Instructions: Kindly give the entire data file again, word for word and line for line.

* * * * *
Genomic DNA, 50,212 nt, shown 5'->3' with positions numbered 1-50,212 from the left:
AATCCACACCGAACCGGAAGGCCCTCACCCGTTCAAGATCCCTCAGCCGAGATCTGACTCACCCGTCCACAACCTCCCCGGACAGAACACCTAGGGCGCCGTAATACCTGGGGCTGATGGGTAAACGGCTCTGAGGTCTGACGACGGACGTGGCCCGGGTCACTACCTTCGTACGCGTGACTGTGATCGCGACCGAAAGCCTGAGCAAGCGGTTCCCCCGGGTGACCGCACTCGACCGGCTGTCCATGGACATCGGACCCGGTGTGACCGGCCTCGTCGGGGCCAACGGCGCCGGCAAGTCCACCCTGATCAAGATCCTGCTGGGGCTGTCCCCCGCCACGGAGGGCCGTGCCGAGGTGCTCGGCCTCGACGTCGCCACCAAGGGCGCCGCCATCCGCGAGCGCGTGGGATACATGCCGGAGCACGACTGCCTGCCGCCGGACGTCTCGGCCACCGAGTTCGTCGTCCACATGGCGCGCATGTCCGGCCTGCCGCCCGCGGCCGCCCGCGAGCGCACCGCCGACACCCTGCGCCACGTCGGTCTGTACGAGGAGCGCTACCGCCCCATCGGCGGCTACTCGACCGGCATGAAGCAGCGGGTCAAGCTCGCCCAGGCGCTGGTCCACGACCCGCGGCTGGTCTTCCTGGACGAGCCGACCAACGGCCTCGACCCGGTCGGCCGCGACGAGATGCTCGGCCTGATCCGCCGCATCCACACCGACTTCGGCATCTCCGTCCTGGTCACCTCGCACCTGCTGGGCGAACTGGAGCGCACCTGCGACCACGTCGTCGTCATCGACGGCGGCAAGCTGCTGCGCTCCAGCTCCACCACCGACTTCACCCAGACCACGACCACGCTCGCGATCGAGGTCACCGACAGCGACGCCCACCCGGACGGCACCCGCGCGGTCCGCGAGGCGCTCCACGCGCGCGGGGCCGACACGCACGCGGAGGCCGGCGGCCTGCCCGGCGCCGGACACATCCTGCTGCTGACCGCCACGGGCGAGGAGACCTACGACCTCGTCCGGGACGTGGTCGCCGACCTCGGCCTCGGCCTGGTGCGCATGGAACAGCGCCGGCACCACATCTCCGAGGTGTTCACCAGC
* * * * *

Genomic DNA, 50,212 nt, shown 5'->3' with positions numbered 1-50,212 from the left:
AATCCACACCGAACCGGAAGGCCCTCACCCGTTCAAGATCCCTCAGCCGAGATCTGACTCACCCGTCCACAACCTCCCCGGACAGAACACCTAGGGCGCCGTAATACCTGGGGCTGATGGGTAAACGGCTCTGAGGTCTGACGACGGACGTGGCCCGGGTCACTACCTTCGTACGCGTGACTGTGATCGCGACCGAAAGCCTGAGCAAGCGGTTCCCCCGGGTGACCGCACTCGACCGGCTGTCCATGGACATCGGACCCGGTGTGACCGGCCTCGTCGGGGCCAACGGCGCCGGCAAGTCCACCCTGATCAAGATCCTGCTGGGGCTGTCCCCCGCCACGGAGGGCCGTGCCGAGGTGCTCGGCCTCGACGTCGCCACCAAGGGCGCCGCCATCCGCGAGCGCGTGGGATACATGCCGGAGCACGACTGCCTGCCGCCGGACGTCTCGGCCACCGAGTTCGTCGTCCACATGGCGCGCATGTCCGGCCTGCCGCCCGCGGCCGCCCGCGAGCGCACCGCCGACACCCTGCGCCACGTCGGTCTGTACGAGGAGCGCTACCGCCCCATCGGCGGCTACTCGACCGGCATGAAGCAGCGGGTCAAGCTCGCCCAGGCGCTGGTCCACGACCCGCGGCTGGTCTTCCTGGACGAGCCGACCAACGGCCTCGACCCGGTCGGCCGCGACGAGATGCTCGGCCTGATCCGCCGCATCCACACCGACTTCGGCATCTCCGTCCTGGTCACCTCGCACCTGCTGGGCGAACTGGAGCGCACCTGCGACCACGTCGTCGTCATCGACGGCGGCAAGCTGCTGCGCTCCAGCTCCACCACCGACTTCACCCAGACCACGACCACGCTCGCGATCGAGGTCACCGACAGCGACGCCCACCCGGACGGCACCCGCGCGGTCCGCGAGGCGCTCCACGCGCGCGGGGCCGACACGCACGCGGAGGCCGGCGGCCTGCCCGGCGCCGGACACATCCTGCTGCTGACCGCCACGGGCGAGGAGACCTACGACCTCGTCCGGGACGTGGTCGCCGACCTCGGCCTCGGCCTGGTGCGCATGGAACAGCGCCGGCACCACATCTCCGAGGTGTTCACCAGC